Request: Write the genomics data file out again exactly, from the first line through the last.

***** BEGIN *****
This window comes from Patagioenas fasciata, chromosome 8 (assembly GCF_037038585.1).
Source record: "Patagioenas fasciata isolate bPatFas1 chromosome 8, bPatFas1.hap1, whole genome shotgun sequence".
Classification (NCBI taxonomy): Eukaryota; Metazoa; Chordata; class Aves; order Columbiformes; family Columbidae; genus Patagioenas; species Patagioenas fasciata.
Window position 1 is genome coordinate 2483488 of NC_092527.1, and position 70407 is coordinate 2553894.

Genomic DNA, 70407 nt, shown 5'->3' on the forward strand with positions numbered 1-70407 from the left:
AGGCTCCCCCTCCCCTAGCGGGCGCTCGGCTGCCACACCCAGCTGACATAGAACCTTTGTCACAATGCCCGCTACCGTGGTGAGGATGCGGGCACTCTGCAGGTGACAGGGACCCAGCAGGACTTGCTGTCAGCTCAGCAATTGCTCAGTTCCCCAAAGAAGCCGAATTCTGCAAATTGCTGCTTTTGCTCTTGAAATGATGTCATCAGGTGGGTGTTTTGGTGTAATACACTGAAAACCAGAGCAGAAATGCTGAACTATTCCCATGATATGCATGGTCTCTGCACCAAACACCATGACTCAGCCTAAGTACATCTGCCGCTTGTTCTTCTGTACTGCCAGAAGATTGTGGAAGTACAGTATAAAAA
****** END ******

This window comes from Patagioenas fasciata, chromosome 8 (assembly GCF_037038585.1).
Source record: "Patagioenas fasciata isolate bPatFas1 chromosome 8, bPatFas1.hap1, whole genome shotgun sequence".
Classification (NCBI taxonomy): Eukaryota; Metazoa; Chordata; class Aves; order Columbiformes; family Columbidae; genus Patagioenas; species Patagioenas fasciata.
Window position 1 is genome coordinate 2483488 of NC_092527.1, and position 70407 is coordinate 2553894.

Genomic DNA, 70407 nt, shown 5'->3' on the forward strand with positions numbered 1-70407 from the left:
AGGCTCCCCCTCCCCTAGCGGGCGCTCGGCTGCCACACCCAGCTGACATAGAACCTTTGTCACAATGCCCGCTACCGTGGTGAGGATGCGGGCACTCTGCAGGTGACAGGGACCCAGCAGGACTTGCTGTCAGCTCAGCAATTGCTCAGTTCCCCAAAGAAGCCGAATTCTGCAAATTGCTGCTTTTGCTCTTGAAATGATGTCATCAGGTGGGTGTTTTGGTGTAATACACTGAAAACCAGAGCAGAAATGCTGAACTATTCCCATGATATGCATGGTCTCTGCACCAAACACCATGACTCAGCCTAAGTACATCTGCCGCTTGTTCTTCTGTACTGCCAGAAGATTGTGGAAGTACAGTATAAAAA